New Zealand’s premier institutional and adviser associations have delivered contrasting responses to the country’s first Wellbeing budget, handed down last week.
Financial Advice New Zealand
The clear message from Financial Advice New Zealand in response to Finance Minister Grant Robertson’s budget was that any consideration of a collective or national wellbeing must include financial wellbeing.
In a release, Financial Advice NZ CEO, Katrina Shanks, said there is a clear link between wellbeing and financial confidence and capacity: “To help New Zealanders build a successful future, access to quality advice and confident use of tools such as KiwiSaver, is essential.”
Shanks referenced 2018 research undertaken by the Commission for Financial Capability in making two critical points:
- 68 percent of New Zealanders have money worries
- 44 percent could access only one month or less of income from savings or other means
Shanks commented that these were two of the many very concerning statistics that access to quality financial advice can greatly aid in improving.
“KiwiSaver advice for young New Zealanders starting work is a prime example, she continued. “…we want to see more young Kiwis able to access quality advice on this essential savings tool at the beginning of their working life; to help give them confidence and capacity to build financial wellbeing.”
Financial Services Council
The Financial Services Council has welcomed what it refers to as the long-term focus and consideration of a broader set of policy measures in the country’s inaugural Wellbeing Budget.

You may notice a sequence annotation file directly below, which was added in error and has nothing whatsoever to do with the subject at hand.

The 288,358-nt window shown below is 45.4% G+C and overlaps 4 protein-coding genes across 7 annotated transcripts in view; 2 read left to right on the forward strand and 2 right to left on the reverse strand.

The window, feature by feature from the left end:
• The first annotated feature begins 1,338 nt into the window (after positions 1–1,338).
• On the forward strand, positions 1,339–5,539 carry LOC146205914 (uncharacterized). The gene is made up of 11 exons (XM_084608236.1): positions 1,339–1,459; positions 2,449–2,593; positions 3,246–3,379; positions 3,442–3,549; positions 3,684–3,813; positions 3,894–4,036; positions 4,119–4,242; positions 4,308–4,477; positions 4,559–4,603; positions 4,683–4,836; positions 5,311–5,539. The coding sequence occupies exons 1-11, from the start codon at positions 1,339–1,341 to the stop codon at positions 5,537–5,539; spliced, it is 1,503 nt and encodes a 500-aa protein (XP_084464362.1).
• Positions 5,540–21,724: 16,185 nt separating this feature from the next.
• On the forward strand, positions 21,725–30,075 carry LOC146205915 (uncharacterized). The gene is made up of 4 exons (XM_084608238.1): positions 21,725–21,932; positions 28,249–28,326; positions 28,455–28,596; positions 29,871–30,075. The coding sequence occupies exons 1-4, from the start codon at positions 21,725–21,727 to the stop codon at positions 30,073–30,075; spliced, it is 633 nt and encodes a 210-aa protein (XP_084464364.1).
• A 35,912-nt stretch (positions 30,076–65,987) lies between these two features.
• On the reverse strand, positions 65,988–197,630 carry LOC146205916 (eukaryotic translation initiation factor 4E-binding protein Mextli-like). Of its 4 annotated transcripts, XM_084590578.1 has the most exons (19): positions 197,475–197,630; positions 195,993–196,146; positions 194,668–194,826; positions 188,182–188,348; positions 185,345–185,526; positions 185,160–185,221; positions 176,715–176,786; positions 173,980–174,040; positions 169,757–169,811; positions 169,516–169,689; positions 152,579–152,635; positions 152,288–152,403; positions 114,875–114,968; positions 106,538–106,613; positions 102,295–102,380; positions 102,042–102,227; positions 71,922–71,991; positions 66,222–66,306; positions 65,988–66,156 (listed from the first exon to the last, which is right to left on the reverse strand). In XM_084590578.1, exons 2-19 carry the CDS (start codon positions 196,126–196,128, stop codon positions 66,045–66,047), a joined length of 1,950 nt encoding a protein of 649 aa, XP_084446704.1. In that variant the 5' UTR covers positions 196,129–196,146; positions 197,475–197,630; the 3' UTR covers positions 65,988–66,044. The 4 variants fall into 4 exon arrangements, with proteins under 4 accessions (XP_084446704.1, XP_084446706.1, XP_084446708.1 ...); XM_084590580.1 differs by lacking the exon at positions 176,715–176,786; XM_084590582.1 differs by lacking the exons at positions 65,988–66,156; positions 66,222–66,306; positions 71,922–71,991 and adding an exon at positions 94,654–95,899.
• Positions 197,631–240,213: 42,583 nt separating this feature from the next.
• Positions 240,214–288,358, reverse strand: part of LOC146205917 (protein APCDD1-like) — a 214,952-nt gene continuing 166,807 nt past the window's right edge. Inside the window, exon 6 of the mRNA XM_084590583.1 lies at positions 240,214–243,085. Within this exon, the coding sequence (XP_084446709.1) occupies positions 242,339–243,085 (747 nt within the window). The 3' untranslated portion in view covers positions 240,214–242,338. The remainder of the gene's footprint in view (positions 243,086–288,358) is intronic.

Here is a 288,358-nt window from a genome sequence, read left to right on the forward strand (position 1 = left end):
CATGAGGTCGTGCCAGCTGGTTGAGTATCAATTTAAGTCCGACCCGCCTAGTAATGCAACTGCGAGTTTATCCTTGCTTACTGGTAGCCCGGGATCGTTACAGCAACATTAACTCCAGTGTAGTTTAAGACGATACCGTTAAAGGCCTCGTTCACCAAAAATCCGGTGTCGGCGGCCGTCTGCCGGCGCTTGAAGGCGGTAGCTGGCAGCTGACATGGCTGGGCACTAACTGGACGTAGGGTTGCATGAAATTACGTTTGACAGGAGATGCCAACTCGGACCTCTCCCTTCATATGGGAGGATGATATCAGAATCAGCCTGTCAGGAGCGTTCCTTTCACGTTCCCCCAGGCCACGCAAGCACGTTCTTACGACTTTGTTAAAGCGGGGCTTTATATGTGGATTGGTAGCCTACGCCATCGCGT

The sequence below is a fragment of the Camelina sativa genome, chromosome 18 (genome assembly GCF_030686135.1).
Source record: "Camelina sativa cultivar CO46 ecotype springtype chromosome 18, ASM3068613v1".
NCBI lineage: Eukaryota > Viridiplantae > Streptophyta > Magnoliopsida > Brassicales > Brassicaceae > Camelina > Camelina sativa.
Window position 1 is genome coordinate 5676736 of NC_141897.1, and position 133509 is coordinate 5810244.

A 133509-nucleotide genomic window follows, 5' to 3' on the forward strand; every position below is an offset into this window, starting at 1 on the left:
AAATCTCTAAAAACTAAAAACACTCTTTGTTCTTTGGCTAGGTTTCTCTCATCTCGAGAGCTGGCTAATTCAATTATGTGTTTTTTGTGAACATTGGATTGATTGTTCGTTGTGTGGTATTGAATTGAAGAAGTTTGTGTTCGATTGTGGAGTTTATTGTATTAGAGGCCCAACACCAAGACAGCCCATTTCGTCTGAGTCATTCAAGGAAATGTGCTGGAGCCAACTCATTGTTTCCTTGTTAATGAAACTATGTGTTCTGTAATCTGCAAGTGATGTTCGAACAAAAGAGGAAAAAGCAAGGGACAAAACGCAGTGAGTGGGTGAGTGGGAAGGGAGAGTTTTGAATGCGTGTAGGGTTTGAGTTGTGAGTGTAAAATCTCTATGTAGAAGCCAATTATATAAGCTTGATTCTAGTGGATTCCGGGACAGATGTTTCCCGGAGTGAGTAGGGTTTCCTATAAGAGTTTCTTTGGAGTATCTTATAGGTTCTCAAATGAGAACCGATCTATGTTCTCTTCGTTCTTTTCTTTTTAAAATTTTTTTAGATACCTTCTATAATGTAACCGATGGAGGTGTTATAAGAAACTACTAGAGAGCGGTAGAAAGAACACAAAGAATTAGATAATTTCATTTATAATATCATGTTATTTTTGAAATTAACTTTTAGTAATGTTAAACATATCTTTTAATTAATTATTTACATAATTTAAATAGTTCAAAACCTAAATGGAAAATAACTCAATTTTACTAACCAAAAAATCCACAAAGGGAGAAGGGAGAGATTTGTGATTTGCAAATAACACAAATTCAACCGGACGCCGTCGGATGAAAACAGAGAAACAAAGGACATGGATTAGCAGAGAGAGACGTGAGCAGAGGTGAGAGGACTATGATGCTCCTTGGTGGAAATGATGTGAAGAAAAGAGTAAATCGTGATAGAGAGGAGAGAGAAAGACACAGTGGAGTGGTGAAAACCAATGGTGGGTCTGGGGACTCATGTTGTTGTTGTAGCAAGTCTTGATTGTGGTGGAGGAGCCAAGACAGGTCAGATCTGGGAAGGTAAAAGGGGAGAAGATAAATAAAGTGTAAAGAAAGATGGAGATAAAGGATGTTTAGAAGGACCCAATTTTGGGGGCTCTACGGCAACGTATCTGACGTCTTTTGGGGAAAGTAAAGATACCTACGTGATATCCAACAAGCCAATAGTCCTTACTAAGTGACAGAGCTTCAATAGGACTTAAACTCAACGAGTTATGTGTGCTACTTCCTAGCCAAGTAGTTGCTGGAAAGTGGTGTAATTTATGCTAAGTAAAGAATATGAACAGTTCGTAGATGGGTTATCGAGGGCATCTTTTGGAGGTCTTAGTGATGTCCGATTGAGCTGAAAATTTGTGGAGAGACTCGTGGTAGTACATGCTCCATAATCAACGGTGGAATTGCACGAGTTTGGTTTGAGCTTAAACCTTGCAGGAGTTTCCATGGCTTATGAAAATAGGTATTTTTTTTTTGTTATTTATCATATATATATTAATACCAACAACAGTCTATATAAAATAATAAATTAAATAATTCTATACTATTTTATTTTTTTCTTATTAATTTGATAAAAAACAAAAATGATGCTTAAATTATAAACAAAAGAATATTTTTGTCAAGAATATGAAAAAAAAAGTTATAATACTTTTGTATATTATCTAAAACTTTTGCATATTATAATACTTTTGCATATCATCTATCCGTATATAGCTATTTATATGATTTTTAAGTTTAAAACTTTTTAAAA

FSC CEO, Richard Klipin, noted “We know from our day-to-day work that success and wellbeing for New Zealanders requires more than a pure focus on economic growth and GDP and it’s good that the Budget now explicitly recognises this.”
Klipin added the Council was particularly heartened to see a focus in the Budget on multi-generation initiatives and a recognition of the need to taking a long-term approach to solving NZ’s most pressing challenges:
The Wellbeing Budget represents a new approach…
“The new $300 million fund to help grow New Zealand firms beyond the early start-up phase is also a welcome development and one that we hope a number of the exciting fintech firms in New Zealand take advantage of to expand, he said, adding:
“The Wellbeing Budget represents a new approach and we look forward to discussing it in detail and what wellbeing means for the financial services sector at our national conference later this year.”
Click here to access an overview of Finance Minister Grant Robertson’s 2019 Wellbeing Budget.